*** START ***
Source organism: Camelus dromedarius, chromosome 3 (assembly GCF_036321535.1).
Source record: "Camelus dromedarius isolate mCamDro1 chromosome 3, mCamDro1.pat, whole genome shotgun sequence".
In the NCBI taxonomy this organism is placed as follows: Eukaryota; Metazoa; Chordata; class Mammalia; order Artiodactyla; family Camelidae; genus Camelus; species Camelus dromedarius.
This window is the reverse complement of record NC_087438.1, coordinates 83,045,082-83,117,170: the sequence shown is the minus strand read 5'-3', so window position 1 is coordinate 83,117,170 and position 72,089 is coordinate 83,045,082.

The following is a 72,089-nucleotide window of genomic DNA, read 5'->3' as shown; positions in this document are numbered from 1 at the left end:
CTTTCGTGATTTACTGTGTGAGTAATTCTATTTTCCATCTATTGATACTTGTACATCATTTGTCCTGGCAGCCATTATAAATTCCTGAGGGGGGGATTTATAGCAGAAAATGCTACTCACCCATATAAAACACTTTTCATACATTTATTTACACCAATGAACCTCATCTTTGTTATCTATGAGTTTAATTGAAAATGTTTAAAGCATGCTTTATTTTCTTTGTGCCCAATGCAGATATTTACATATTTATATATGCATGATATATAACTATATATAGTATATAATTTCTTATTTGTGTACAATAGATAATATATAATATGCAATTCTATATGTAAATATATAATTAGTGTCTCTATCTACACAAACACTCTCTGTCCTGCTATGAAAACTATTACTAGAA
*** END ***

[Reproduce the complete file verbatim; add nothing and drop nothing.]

Source organism: Camelus dromedarius, chromosome 3 (assembly GCF_036321535.1).
Source record: "Camelus dromedarius isolate mCamDro1 chromosome 3, mCamDro1.pat, whole genome shotgun sequence".
In the NCBI taxonomy this organism is placed as follows: Eukaryota; Metazoa; Chordata; class Mammalia; order Artiodactyla; family Camelidae; genus Camelus; species Camelus dromedarius.
This window is the reverse complement of record NC_087438.1, coordinates 83,045,082-83,117,170: the sequence shown is the minus strand read 5'-3', so window position 1 is coordinate 83,117,170 and position 72,089 is coordinate 83,045,082.

The following is a 72,089-nucleotide window of genomic DNA, read 5'->3' as shown; positions in this document are numbered from 1 at the left end:
CTTTCGTGATTTACTGTGTGAGTAATTCTATTTTCCATCTATTGATACTTGTACATCATTTGTCCTGGCAGCCATTATAAATTCCTGAGGGGGGGATTTATAGCAGAAAATGCTACTCACCCATATAAAACACTTTTCATACATTTATTTACACCAATGAACCTCATCTTTGTTATCTATGAGTTTAATTGAAAATGTTTAAAGCATGCTTTATTTTCTTTGTGCCCAATGCAGATATTTACATATTTATATATGCATGATATATAACTATATATAGTATATAATTTCTTATTTGTGTACAATAGATAATATATAATATGCAATTCTATATGTAAATATATAATTAGTGTCTCTATCTACACAAACACTCTCTGTCCTGCTATGAAAACTATTACTAGAA